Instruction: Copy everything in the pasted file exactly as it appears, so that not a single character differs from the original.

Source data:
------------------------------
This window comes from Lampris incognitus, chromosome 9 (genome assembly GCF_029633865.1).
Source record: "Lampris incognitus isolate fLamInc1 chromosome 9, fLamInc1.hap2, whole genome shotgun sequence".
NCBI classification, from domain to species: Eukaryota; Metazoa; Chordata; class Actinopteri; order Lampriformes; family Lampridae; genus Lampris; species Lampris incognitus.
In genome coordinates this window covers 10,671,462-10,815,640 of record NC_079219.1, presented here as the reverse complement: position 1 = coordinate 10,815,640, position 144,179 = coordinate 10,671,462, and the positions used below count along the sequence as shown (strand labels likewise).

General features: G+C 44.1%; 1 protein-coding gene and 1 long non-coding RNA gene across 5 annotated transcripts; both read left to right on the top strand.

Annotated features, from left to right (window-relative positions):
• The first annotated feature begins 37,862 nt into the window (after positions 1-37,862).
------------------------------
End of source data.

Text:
This window comes from Lampris incognitus, chromosome 9 (genome assembly GCF_029633865.1).
Source record: "Lampris incognitus isolate fLamInc1 chromosome 9, fLamInc1.hap2, whole genome shotgun sequence".
NCBI classification, from domain to species: Eukaryota; Metazoa; Chordata; class Actinopteri; order Lampriformes; family Lampridae; genus Lampris; species Lampris incognitus.
In genome coordinates this window covers 10,671,462-10,815,640 of record NC_079219.1, presented here as the reverse complement: position 1 = coordinate 10,815,640, position 144,179 = coordinate 10,671,462, and the positions used below count along the sequence as shown (strand labels likewise).

General features: G+C 44.1%; 1 protein-coding gene and 1 long non-coding RNA gene across 5 annotated transcripts; both read left to right on the top strand.

Annotated features, from left to right (window-relative positions):
• The first annotated feature begins 37,862 nt into the window (after positions 1-37,862).